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Sunday 24 March 2019
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Commentary

Health care that sickens Pt II

PAOLO KERNAHAN
PAOLO KERNAHAN

WHETHER rich or poor, none escapes the clutches of illness. However, the rich have extortionate private hospitals and the poor have Trevor Sayers.

For Prime Minister Dr Keith Rowley to have recently declared "we have one of the best health system (sic) in the Commonwealth..." suggests he isn't aware of the countries comprising the Commonwealth.

Dr Rowley came to his assessment after a visit with a friend at a public hospital. In his recounting of the experience, the Prime Minister appeared impressed with the diligence and dedication of all the staff, from doctor to cleaner.

Tell me, Dr Rowley, do you think the healthcare you witnessed on that visit could have had anything to do with the fact you were there standing around and making observations? Don't all citizens deserve to benefit from the "Rowley Effect"?

This refers to the apparent transformative motivation the mere presence of a sitting PM seems to inspire in our healthcare professionals. So if you, Dr Rowley, could switch places with the hognorant gargoyle gatekeeper at Mt Hope A&E, us plebs can have the benefit of the best-in-class healthcare system you saw.

Last week's column scratched the surface of my experience at the Mt Hope hospital. But then, it wasn't really my experience. After having endured the torments of A&E, my relative had to face the beast that is the hospital ward. With a platoon of doctors functioning like covert operatives, each agonising day involved a visit to the institution in the hope of ambushing one of them on the ward.

We met with four doctors over the course of our relative's hospital sojourn. Each carried one piece of a puzzle that, in the end, we would have to put together ourselves. All the doctors with whom we spoke appeared to possess the power of teleportation. Each would bend a corner and disappear or leave a room and immediately vanish. Any further clarification would have to wait until they rematerialised another day.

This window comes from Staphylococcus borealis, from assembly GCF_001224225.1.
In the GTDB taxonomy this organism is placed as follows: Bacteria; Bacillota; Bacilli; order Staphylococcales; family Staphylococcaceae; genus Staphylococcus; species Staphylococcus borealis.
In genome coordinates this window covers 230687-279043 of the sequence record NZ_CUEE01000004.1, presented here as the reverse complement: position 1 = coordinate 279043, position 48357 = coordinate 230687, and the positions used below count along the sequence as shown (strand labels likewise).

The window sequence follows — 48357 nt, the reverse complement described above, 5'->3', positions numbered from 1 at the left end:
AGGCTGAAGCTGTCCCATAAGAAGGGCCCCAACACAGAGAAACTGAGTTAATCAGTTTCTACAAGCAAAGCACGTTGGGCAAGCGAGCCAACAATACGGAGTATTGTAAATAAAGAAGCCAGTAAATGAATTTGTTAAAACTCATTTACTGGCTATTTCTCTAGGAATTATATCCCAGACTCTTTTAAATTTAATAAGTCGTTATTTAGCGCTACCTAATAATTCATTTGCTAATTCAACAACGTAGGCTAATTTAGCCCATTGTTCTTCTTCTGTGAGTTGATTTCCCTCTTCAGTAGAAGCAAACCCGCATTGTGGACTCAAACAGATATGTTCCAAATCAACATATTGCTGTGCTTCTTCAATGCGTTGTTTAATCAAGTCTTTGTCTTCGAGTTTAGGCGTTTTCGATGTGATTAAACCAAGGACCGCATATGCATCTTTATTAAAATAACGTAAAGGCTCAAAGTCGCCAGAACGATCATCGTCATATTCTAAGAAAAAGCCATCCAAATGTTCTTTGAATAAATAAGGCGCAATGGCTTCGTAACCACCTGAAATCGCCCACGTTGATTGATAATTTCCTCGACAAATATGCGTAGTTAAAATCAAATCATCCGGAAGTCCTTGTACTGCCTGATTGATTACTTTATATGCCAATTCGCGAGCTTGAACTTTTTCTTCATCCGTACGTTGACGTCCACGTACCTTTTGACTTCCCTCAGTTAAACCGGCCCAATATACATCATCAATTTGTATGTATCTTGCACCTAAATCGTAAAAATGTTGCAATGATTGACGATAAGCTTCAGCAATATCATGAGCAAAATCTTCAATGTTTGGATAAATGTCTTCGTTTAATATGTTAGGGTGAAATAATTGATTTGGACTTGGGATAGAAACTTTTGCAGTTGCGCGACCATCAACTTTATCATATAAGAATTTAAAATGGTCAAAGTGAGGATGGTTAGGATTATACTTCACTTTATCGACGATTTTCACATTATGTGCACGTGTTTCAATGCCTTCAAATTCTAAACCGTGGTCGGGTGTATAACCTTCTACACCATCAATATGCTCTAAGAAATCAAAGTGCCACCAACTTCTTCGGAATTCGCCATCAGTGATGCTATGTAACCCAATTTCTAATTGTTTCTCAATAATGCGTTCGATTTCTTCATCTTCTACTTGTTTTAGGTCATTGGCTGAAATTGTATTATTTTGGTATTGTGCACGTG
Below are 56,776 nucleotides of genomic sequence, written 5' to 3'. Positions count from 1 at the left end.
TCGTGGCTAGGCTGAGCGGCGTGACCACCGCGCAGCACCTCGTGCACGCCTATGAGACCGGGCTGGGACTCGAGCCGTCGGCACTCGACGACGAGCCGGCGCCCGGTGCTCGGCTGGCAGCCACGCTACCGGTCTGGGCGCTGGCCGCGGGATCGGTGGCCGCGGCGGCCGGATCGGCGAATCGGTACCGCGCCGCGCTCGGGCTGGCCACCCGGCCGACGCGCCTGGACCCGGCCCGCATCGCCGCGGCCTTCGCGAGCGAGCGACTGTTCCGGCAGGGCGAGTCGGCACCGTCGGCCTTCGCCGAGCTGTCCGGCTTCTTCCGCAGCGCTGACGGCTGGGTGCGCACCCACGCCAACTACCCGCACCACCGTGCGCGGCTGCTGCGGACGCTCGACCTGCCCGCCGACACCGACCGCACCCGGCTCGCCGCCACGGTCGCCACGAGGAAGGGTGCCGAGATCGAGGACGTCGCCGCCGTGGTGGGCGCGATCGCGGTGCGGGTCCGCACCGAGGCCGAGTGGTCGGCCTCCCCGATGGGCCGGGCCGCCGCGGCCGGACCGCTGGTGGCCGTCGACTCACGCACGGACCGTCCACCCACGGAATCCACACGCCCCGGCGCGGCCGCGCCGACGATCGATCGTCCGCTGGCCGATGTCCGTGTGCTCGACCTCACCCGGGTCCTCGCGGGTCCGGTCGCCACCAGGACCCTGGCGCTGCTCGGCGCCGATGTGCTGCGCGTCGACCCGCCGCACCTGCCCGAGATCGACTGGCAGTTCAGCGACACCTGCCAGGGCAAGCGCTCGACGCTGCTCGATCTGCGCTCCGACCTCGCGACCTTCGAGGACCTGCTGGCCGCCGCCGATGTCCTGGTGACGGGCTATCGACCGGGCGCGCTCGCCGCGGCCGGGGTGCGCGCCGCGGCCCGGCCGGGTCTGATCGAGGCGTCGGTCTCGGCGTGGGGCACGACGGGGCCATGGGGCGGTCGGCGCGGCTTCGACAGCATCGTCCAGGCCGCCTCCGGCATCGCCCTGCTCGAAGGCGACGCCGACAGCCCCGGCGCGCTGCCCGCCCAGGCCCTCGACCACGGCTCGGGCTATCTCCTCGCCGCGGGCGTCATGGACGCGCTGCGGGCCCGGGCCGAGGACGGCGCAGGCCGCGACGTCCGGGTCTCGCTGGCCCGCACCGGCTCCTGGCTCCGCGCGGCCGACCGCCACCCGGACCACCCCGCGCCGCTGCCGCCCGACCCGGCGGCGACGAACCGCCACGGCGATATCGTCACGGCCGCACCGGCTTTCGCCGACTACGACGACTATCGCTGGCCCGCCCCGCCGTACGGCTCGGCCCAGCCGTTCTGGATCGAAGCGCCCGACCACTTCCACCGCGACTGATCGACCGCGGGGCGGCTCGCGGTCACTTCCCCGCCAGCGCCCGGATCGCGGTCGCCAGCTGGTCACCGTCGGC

Unfortunately, my relative was given the most devastating diagnosis there is. As far as the doctors were concerned, however, with diagnosis in hand, it was time for the patient to be discharged into a future both uncertain and certain. The surging demand for bed space is understandable, but we are talking about a patient who can't even walk. Her condition hasn't improved one iota, yet she was turned over to the nonplussed family.

Oh, by the way, insult: meet injury. After the discharge, we returned to Mt Hope for a copy of the medical file. We were told the file must first be located "manually in the back" before we can fill out a form to request a copy.

An expedition to find it lasted an hour and a half, but the file wasn't ready. Apparently, the clerk responsible for the relevant ward didn't come out that day. This is garbage, as it supposes the absent clerk would have prepared the file on the very day he/she/it was away from work. At the end of it all, we were told, after filling out a request form, processing would then take a random 30 working days. So the patient remains in limbo. Hey ho!

As mentioned earlier, my Mt Hope experience isn't really mine, but that of the patient, who has been given a crushingly grim diagnosis. It's also your story, Trinidad and Tobago. When I posted last week's column on Facebook, it was shared a staggering 220 times. Many people surfaced with their own tales to astonish. Mt Hope, Port of Spain, and San Fernando; stories of traumatised relatives and patients bear nauseating similarities.

The silver lining here is the humanity among patients and relatives kindled by the inhumanity at our public hospitals. Patients, who are themselves sick, help others to the bathroom or offer a kind word. They share bottled water and stories about the mostly belligerent hospital staff. Even as they moan in their beds they can laugh about that one nurse who is actually a Minotaur.

Other visiting family members knowledgeable about the labyrinth of confusion that is our health-couldn’t-careless give terrified and bewildered relatives guidance. Yes, there are good doctors and nurses. They are insufficient, however, to cover a system that spectacularly fails patients, relatives and medical professionals.

Denying these failures is a gross insult to those who suffer and die in our institutions and the dedicated doctors and nurses who fight to preserve their dignity.

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